"He brought a lot of resources to the city of Philadelphia," a glum-sounding Brady said.

"A lot of children are going to college because of him. It's sad," he said. "I understand he's resigned off the Appropriations Committee. Now we have nobody from the city of Philadelphia to watch our financial back."

Brady said he'd lobby for U.S. Rep. Brendan Boyle to take Fattah's place on the Appropriations Subcommittee, but noted that Boyle, a freshman, would lack Fattah's clout.

"I think the city of Philadelphia is going to be hurting," he said. "[Fattah] was a major player on the committee."

Shortly after 1 p.m., a solemn Mayor Nutter, who has known Fattah for more than 35 years, exited his second-floor City Hall office and addressed reporters assembled in the hallway.

"This is a very, very sad moment, certainly for Congressman Fattah and his family, and the others who were part of the indictment presentation today," Nutter said.

Nutter, who defeated Fattah in the 2007 mayoral primary, said he was "completely unaware" of Fattah's alleged crimes, and sounded crestfallen that his friend had been busted.

"It's sad to see anyone go through this kind of process, but especially someone that I've known and worked with for a long, long period of time," Nutter said. "He's been a champion for children in this city and across the United States of America in terms of education."

U.S. Rep. Nancy Pelosi, the House minority leader, also praised Fattah and said in a statement that she, too, was sad.

"The charges in the indictment against Congressman Chaka Fattah are deeply saddening," Pelosi said. "Congressman Fattah has been a tireless and effective advocate for America's hardworking families across more than 20 years of distinguished service in the House."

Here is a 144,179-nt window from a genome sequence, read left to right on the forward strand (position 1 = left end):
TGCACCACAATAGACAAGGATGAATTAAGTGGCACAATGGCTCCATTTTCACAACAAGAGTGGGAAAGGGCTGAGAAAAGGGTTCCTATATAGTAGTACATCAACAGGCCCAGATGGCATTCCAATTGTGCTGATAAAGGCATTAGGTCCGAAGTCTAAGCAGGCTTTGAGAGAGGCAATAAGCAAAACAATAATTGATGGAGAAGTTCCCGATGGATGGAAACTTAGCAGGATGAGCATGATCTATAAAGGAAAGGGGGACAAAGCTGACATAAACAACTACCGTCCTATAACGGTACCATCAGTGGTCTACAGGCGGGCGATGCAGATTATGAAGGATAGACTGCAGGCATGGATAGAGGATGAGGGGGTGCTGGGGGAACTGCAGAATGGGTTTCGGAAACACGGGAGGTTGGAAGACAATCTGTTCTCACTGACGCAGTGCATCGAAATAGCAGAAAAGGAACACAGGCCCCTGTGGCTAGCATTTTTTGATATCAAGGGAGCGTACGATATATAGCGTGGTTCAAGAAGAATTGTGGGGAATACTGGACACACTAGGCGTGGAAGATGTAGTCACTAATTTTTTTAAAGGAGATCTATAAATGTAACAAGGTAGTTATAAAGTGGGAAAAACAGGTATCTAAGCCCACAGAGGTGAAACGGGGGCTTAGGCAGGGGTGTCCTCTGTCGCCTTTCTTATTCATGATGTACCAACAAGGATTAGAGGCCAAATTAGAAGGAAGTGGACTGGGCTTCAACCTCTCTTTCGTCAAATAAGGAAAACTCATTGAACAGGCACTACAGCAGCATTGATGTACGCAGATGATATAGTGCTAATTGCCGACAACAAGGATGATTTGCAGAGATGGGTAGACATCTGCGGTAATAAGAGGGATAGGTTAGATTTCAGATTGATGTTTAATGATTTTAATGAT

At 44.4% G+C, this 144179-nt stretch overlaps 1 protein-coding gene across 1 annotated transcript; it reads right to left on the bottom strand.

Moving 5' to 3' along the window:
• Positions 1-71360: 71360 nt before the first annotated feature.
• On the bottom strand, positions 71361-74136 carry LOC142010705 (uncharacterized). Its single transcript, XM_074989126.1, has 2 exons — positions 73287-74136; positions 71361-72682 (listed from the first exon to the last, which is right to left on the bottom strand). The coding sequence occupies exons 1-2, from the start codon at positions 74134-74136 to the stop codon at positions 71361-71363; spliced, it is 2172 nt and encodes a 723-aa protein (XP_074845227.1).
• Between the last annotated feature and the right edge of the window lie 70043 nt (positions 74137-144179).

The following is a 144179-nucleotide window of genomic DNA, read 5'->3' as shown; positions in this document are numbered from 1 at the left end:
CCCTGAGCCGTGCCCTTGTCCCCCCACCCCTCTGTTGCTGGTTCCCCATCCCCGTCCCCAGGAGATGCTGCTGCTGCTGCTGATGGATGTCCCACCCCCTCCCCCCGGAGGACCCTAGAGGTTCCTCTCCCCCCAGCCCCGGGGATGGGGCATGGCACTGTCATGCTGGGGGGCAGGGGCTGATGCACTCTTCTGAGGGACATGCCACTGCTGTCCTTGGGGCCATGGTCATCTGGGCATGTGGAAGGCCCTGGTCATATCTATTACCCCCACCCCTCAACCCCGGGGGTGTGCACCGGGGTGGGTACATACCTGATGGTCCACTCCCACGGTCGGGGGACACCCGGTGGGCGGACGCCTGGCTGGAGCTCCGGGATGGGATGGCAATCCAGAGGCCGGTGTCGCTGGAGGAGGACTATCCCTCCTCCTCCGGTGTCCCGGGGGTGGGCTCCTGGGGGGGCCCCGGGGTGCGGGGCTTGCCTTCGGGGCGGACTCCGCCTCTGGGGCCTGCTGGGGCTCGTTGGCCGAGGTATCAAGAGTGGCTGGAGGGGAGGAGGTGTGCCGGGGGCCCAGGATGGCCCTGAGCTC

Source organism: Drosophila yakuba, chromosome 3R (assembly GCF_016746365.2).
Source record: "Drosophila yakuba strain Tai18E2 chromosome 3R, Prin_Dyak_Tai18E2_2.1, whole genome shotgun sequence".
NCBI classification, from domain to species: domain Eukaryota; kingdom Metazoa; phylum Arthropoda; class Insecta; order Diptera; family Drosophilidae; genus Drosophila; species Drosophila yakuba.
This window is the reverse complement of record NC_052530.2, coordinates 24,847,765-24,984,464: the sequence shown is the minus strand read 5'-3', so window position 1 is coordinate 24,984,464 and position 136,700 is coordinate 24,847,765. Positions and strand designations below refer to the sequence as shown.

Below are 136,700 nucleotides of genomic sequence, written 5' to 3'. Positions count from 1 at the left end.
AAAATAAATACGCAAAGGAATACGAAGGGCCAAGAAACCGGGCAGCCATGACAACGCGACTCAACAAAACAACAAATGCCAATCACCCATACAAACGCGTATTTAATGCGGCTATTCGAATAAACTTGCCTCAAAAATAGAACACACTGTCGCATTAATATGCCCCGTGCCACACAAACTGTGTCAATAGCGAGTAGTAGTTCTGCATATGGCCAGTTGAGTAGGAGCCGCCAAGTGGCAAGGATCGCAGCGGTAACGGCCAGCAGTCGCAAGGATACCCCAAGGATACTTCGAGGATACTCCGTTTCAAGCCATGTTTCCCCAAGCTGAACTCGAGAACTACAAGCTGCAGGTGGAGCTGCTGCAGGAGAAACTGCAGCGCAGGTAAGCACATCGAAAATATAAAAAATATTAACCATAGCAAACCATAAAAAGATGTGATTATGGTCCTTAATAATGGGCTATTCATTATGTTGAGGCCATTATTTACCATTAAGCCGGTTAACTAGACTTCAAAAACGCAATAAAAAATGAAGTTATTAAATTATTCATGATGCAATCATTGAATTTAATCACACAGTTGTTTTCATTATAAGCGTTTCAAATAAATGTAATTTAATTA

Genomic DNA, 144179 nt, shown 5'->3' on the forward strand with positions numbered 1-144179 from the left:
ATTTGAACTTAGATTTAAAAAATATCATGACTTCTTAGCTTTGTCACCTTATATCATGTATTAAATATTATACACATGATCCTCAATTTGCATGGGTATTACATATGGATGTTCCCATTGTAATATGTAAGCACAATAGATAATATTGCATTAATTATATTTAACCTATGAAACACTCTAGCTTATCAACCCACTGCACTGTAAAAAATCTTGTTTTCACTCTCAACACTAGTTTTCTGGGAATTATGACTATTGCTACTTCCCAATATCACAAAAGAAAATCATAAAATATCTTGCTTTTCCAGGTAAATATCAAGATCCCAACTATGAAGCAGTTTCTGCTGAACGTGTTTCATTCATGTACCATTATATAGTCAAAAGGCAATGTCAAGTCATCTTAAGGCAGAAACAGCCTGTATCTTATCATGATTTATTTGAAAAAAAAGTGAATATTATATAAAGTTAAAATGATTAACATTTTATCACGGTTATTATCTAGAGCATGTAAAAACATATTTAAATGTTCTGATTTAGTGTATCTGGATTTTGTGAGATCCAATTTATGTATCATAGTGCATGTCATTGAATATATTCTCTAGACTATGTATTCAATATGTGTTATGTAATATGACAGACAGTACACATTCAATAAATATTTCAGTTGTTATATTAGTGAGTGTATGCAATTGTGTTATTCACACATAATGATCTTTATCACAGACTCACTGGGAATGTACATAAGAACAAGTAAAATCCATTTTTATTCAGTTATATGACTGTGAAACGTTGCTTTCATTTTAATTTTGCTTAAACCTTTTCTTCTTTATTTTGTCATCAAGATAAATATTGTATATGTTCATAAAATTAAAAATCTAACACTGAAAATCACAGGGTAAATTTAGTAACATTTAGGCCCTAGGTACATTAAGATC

While the timing was anyone's guess, yesterday's indictment was not unexpected. Court documents in the Naylor and Lindenfeld cases made it clear that prosecutors were building a case against Fattah.

The Daily News reported in October that between 2001 and 2012, nonprofits founded or supported by Fattah had paid out at least $5.8 million to Fattah's associates, including political operatives, ex-staffers and their relatives - some of the same people and nonprofits named in the indictment.

With the feds closing in, Fattah had been calling campaign donors and soliciting funds for Fattah for Congress - then using much of that cash to pay hundreds of thousands of dollars in legal fees and related costs.

It was no secret that the money has been defraying his legal bills. When President Obama was in Philly in January, Fattah got fundraising help from U.S. Reps. Bobby Scott and John Lewis and city labor unions - two fundraisers in one day.

"When we have friends that are in trouble, we embrace them because they're still our friends," Patrick B. Gillespie, business manager of the Philadelphia Building and Construction Trades Council, told the Daily News after a Fattah fundraiser. "None of us are without sin."

And just two weeks ago, Fattah joined Obama aboard Air Force One as the president flew here to address the 106th annual NAACP Convention.

Brady said Fattah hadn't seemed worried about the long-running probe into his finances. Despite the investigation, Fattah was re-elected in November with 88 percent of the vote.

"I just saw him [Tuesday] and he was upbeat," Brady said. "Then I heard on the radio driving in this morning that they were indicting him."

- Staff writers David Gambacorta and Mensah M. Dean

contributed to this report.